The establishment of three sign districts.

A comprehensive sign and landscape design for each of Bethel’s gateways.

Information plazas.

A set of maps that will provide consistent information for marketing the area.

Such steps are among the preliminary recommendations supported by the Committee for Sign Ordinance Reform to improve signage and generally provide better information for visitors to Bethel.

The committee was formed this summer as the result of ongoing complaints about the town’s current, 16-year-old sign ordinance, especially that its provisions on directional, or wayfaring, signs are overly restrictive and not flexible enough to allow businesses to effectively attract customers.

Selectmen had originally hoped to have directional sign reforms ready to go to voters at a special town meeting this month, but Town Manager Jim Doar said Tuesday it is now more likely consideration will wait until next year, when other aspects of sign ordinance reform are scheduled for a vote at the annual town meeting.

At Monday’s meeting of the Bethel Board of Selectmen, Sign Committee Chairman Paul LeGault presented information recently compiled by committee consultant David Raphael. The report is entitled “Preliminary Observations, Analysis & Recommendations for Sign Ordinance Reform, Wayfinding & Visitor Information and Community Branding.”

LeGault outlined a variety of possible revisions to the sign ordinance, including the establishment of four basic sections (general standards applicable to all signs; specific sign stands applicable to distinct sign types; district sign standards, with type, number and size of signs according to district; and off-premise directional and information signs).

Suggested sign districts are highway (for Routes 2 and 26); village; and “everywhere else,” he said.

Other recommendations include redrafting and revising the section on roadside directional signs for businesses; designing standards and guidelines and developing them in graphic formats for easier understanding; and reviewing and refining special signs (with possible limits on temporary, real estate and the number of free-standing signs per business, as well as addressing the length and nature of grandfathering for pre-existing signs).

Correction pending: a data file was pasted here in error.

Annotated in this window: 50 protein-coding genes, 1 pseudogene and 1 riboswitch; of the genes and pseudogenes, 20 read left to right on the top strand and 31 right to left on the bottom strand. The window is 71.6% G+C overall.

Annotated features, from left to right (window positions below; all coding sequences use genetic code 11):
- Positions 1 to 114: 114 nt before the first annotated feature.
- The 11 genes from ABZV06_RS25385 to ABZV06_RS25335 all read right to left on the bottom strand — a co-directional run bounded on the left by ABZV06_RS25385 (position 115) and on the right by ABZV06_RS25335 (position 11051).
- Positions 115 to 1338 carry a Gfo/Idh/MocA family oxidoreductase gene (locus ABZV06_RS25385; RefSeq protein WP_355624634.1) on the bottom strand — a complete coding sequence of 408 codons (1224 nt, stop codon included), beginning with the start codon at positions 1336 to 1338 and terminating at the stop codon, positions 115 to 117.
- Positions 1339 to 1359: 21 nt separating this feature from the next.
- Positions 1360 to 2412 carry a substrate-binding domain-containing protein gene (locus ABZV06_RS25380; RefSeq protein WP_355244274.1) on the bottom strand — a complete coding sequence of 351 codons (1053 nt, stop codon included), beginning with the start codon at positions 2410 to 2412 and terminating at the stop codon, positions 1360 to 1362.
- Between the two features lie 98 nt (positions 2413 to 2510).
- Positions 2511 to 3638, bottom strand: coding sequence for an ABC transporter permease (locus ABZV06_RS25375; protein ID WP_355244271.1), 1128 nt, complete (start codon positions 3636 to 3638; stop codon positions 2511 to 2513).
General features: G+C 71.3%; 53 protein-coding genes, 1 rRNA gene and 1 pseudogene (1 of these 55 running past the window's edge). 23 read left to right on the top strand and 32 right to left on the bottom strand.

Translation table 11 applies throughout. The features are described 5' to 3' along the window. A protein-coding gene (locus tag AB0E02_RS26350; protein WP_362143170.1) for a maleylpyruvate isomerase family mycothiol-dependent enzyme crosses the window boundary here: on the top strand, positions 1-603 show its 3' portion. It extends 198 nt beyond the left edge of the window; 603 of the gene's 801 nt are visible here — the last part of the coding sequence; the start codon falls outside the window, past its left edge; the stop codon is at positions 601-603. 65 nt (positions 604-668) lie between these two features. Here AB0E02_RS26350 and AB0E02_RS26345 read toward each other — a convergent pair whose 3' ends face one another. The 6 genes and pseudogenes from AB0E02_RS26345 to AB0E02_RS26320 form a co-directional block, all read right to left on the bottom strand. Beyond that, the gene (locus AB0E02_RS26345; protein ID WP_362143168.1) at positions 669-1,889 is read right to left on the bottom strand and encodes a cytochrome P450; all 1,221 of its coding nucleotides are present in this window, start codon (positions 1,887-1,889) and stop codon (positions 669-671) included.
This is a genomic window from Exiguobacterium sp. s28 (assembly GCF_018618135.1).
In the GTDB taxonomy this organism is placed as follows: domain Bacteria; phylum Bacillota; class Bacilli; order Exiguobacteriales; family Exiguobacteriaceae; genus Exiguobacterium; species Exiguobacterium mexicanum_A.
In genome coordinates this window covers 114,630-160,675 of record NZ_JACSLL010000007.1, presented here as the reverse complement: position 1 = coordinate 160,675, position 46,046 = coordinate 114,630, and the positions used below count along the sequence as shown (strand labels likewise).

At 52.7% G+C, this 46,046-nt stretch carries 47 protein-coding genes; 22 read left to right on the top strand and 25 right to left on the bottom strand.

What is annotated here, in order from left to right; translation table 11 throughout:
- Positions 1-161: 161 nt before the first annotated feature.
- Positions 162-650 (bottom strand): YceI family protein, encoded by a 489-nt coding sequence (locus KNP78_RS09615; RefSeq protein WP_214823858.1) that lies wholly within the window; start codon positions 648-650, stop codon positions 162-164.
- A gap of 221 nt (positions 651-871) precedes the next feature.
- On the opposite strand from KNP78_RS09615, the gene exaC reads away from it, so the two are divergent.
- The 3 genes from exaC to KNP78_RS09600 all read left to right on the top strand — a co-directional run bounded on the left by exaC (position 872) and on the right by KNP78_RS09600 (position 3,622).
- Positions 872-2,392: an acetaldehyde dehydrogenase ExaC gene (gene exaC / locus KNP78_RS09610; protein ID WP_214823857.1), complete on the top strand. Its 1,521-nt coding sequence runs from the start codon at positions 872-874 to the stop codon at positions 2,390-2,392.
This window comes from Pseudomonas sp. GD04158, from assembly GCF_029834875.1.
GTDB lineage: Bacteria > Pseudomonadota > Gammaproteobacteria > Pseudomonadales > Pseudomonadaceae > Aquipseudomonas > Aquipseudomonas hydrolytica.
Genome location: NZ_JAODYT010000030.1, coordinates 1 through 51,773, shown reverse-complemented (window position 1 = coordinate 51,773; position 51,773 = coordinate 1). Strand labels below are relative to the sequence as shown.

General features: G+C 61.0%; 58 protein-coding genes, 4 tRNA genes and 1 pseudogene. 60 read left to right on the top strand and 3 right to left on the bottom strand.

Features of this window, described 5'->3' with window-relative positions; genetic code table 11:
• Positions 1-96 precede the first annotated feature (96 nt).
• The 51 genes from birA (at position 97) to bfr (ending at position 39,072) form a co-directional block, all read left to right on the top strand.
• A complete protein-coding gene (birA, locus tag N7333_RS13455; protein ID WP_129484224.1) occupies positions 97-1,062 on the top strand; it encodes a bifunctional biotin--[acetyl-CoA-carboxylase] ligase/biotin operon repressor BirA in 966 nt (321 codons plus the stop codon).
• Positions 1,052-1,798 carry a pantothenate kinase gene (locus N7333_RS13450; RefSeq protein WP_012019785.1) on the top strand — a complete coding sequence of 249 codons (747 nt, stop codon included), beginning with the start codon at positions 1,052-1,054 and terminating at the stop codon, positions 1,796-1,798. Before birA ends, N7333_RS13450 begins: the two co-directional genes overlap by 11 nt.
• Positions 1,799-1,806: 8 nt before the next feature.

The report also looks at the bigger picture for providing information to visitors, suggesting a more consistent approach.

It recommends a new visual image (part of a “branding” concept) and graphic standard for the town, which would be applied “across a range of elements and products.”

A comprehensive sign and landscape design is suggested for approaches to the town on Routes 2, 26 and the Sunday River Road: “The Bethel landscape is memorable and includes iconic landscapes – these key elements have formed the basis for Bethel’s brand. The visual and community landscape of Bethel begins at the town boundaries.”

Also suggested are informational plazas “at areas and elements that attract visitors, including centrally located amenities and a range of information options.” Better identification of municipal parking locations from which visitors can walk to village attractions is recommended.

Effective maps are also important, the report said. “Developing a more comprehensive, easier to read set of maps to be used in pamphlets, marketing media, online and in kiosks will be an important step in improving visitor information resources.”

The 16-page report concludes by listing “key takeaways” from a public forum held last month to gather input on sign reform, many of which were incorporated in the recommendations.

The complete report can be found on the town website at

LeGault said another public forum on the signs issue will likely be scheduled for late November or early December.

The sign committee meets next on Monday at 5:30 p.m. in the Town Office meeting room.

Tax correction

In other business Monday, selectmen learned that due to a calculation error by the town assessor, property taxes were undercommitted by $123,058. Doar said that taking no action would result in the de facto use of money from the fund balance to make up the difference. He recommended no action, and the board agreed.

Selectmen also voted to close Mason Street on Halloween between 6 and 8:30 p.m., from Broad Street to Crescent Lane, for Trick-or-Treaters.

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